Educational Justice: Knowledge, Formation, and Pedagogical Responsibility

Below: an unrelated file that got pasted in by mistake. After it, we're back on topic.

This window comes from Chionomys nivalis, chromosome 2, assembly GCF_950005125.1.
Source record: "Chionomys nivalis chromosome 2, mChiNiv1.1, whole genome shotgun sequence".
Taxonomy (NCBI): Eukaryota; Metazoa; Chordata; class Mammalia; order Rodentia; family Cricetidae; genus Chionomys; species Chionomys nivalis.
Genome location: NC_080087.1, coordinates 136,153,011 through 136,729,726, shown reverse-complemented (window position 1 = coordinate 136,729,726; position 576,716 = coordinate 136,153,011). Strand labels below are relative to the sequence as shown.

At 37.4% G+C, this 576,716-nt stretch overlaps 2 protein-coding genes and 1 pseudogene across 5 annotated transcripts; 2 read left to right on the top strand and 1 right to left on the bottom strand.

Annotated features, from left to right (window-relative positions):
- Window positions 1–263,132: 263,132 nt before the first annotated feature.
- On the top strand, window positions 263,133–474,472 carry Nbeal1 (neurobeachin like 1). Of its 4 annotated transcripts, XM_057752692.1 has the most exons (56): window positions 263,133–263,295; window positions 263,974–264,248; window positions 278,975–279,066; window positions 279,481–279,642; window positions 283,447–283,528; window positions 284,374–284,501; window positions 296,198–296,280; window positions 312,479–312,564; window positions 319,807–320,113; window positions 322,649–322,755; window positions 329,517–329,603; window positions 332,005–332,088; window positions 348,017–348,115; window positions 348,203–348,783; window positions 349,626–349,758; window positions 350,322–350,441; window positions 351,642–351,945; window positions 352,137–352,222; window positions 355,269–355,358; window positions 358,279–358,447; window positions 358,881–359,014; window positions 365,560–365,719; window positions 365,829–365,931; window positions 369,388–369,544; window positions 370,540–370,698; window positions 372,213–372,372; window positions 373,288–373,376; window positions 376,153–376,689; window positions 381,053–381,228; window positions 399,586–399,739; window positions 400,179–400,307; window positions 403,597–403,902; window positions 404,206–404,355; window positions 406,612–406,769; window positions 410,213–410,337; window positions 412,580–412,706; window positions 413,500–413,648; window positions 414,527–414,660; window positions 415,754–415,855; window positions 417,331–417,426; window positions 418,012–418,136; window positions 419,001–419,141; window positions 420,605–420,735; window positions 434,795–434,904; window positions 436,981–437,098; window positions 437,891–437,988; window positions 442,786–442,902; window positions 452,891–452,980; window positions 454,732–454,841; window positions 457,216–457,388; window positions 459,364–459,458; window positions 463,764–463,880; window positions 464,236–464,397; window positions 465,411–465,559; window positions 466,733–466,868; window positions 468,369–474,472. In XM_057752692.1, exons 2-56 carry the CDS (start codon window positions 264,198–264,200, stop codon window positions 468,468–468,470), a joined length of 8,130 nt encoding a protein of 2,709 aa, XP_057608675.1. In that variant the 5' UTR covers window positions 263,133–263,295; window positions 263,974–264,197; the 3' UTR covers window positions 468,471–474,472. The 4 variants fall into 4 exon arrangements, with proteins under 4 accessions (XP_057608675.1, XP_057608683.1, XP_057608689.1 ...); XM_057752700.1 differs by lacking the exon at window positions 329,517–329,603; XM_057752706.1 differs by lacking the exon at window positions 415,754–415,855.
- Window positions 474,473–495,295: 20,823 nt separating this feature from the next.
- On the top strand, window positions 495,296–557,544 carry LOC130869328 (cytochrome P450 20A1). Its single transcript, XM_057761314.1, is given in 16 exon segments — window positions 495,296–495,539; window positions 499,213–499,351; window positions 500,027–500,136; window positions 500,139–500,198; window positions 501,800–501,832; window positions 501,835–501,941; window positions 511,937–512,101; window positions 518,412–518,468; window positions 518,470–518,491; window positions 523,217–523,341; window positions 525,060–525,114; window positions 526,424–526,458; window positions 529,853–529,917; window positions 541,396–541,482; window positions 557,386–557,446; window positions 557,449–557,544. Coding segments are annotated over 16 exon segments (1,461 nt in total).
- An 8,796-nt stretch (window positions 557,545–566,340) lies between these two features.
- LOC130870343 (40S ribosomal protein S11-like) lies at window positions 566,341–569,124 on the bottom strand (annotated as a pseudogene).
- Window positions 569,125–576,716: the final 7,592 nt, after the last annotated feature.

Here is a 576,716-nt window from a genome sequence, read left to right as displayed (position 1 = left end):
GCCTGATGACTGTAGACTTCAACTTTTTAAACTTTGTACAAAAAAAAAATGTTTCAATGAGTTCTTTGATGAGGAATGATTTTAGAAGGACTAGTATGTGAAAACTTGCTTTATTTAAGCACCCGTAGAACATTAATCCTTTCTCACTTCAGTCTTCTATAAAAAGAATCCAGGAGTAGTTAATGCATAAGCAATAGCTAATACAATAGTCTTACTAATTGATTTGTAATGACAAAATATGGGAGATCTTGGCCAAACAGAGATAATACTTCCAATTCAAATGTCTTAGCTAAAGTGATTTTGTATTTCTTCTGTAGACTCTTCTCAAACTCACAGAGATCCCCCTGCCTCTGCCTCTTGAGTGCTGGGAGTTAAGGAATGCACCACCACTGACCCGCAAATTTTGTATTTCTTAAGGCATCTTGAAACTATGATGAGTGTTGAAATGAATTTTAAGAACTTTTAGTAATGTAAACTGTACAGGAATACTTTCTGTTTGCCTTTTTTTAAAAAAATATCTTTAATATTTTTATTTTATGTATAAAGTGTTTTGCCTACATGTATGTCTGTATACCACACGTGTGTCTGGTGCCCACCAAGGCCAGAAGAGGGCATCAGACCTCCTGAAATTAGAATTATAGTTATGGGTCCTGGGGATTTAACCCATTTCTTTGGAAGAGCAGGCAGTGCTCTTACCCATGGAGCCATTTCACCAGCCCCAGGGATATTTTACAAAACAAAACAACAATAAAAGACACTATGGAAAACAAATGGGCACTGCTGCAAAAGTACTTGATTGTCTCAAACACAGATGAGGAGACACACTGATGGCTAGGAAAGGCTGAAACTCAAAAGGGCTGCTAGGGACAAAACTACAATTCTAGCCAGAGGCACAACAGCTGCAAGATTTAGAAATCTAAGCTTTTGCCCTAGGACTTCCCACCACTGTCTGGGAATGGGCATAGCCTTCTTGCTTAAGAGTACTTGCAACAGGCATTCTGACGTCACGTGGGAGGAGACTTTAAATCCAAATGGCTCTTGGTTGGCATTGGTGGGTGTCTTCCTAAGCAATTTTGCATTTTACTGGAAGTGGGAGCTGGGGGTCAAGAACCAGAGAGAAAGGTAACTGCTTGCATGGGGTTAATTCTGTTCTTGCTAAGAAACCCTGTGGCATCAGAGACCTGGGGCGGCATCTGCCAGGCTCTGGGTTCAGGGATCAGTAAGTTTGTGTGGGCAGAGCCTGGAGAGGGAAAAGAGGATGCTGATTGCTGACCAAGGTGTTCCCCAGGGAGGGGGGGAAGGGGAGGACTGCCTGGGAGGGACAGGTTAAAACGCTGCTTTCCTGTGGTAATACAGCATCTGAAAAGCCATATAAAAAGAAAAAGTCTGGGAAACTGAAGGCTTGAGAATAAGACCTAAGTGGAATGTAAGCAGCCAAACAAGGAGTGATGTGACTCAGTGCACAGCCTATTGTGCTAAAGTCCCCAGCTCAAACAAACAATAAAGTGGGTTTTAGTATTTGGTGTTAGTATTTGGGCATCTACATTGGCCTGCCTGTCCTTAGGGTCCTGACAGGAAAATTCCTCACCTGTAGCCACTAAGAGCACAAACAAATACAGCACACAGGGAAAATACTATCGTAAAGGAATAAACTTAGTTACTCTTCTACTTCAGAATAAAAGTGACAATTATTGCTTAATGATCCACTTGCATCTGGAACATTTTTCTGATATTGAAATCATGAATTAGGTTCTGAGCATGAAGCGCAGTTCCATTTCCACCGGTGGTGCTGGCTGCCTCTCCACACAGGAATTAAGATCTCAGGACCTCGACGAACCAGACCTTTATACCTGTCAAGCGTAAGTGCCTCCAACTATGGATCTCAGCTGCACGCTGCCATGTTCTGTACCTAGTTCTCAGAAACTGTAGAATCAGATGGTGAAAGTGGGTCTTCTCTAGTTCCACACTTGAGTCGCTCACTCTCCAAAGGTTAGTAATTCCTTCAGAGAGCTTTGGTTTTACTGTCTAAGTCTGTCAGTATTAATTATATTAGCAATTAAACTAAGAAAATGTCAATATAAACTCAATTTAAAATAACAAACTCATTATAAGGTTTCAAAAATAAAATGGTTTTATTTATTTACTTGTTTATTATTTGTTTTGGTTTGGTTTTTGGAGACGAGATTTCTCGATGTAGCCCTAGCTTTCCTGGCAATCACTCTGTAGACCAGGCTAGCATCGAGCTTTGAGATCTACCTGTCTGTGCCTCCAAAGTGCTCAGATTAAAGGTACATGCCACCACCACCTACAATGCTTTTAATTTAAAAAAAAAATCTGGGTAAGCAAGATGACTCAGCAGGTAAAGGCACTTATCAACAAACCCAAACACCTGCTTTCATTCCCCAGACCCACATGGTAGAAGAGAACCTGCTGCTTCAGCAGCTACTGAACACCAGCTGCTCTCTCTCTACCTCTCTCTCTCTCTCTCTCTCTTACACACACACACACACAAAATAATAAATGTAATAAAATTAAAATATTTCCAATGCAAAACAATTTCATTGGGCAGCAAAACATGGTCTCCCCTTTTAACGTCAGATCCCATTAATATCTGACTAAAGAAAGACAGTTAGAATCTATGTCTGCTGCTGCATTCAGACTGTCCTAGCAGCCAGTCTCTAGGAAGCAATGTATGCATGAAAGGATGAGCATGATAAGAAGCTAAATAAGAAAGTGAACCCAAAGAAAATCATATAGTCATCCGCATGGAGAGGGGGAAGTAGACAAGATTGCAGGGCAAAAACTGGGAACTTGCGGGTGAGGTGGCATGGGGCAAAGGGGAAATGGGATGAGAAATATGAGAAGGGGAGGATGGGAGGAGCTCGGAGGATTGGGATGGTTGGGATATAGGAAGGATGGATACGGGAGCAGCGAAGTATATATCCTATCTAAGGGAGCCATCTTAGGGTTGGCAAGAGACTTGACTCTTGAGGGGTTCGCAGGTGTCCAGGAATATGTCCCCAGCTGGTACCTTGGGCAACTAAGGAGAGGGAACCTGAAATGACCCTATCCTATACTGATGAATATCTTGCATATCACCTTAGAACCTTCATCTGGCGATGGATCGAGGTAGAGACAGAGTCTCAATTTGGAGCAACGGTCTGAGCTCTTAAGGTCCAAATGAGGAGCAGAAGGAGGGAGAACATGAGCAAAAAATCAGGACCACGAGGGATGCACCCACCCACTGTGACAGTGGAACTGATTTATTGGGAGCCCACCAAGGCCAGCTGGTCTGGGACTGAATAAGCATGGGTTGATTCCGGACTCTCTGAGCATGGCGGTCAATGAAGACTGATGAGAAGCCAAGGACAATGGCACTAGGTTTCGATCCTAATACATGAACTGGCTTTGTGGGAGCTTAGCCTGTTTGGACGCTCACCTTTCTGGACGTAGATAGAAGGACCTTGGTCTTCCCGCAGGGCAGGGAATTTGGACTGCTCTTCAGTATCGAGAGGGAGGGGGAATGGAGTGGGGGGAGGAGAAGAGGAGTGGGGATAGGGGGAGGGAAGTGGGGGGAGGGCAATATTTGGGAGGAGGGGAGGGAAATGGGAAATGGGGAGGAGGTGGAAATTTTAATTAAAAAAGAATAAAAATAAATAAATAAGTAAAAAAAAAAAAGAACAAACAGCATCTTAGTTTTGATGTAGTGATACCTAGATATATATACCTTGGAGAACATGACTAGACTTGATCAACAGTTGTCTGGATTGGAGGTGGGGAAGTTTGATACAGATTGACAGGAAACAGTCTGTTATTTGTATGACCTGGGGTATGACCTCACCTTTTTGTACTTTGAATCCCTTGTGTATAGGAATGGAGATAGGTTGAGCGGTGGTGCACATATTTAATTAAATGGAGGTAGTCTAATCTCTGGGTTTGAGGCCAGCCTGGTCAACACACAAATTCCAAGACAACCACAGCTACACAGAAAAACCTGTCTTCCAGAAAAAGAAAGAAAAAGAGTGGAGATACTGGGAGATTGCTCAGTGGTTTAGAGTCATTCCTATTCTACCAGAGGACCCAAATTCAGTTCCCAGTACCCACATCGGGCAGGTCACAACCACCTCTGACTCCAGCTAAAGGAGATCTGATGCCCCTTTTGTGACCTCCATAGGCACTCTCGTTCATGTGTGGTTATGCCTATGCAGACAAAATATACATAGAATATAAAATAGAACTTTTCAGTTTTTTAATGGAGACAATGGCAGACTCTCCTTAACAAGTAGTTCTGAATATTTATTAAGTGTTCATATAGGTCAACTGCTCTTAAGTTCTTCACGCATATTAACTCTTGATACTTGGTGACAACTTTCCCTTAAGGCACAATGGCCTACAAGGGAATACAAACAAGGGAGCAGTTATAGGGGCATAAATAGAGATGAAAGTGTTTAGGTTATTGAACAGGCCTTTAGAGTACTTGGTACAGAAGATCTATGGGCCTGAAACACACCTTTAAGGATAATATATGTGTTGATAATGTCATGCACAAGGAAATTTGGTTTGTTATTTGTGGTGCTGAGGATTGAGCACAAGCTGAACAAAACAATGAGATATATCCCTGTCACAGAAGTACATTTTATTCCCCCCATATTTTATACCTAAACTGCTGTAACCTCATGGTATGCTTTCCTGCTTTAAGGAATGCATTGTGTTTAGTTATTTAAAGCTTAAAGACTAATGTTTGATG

Educational justice has traditionally been conceptualized in non-educational terms. Categories of justice with economic and political clout dominate scholarly conversations on educational justice and inform educational policymaking and practice. This leads to a narrow conceptualization of educational justice in distributive terms. The author challenges the hegemony of the dominant paradigm and advances a new paradigm for theorizing educational justice to inform educational research, policymaking, and practice. In developing this new paradigm, the dissertation first establishes the dominance of distributive justice as a guiding principle of US education policy and as a lens for theorizing educational injustice in educational research. It offers a historical analysis of federal education policy focused on the principles of justice that underpinned the policies enacted. Moreover, it presents limitations of distributive justice, thereby, establishing the need to reconsider our understanding of what constitutes an educational injustice and what policies are appropriate for disrupting such injustices. Second, it advances an account of educational injustice that centers on the obstruction of two distinctly educational tasks: self-formation and knowledge acquisition. In doing so, it reorients education policy and research toward two distinctly educational injustices: epistemic oppression and developmental coercion. It is argued that these are severe educational wrongs that also contribute to pressing social problems and injustices. The dissertation concludes by outlining implications of replacing the standard distributive paradigm with a democratic paradigm of epistemic empowerment and developmental enablement that disrupts the impact of harmful ideology in moral and intellectual development. It suggests that the new paradigm forces us to reconsider that nature of educational injustice and, relatedly, the locus and scope of pedagogical responsibility for its disruption. Moreover, it outlines necessary conditions for educational justice to obtain and provides recommendations for action at the individual, collective, and policy level that can foster these conditions.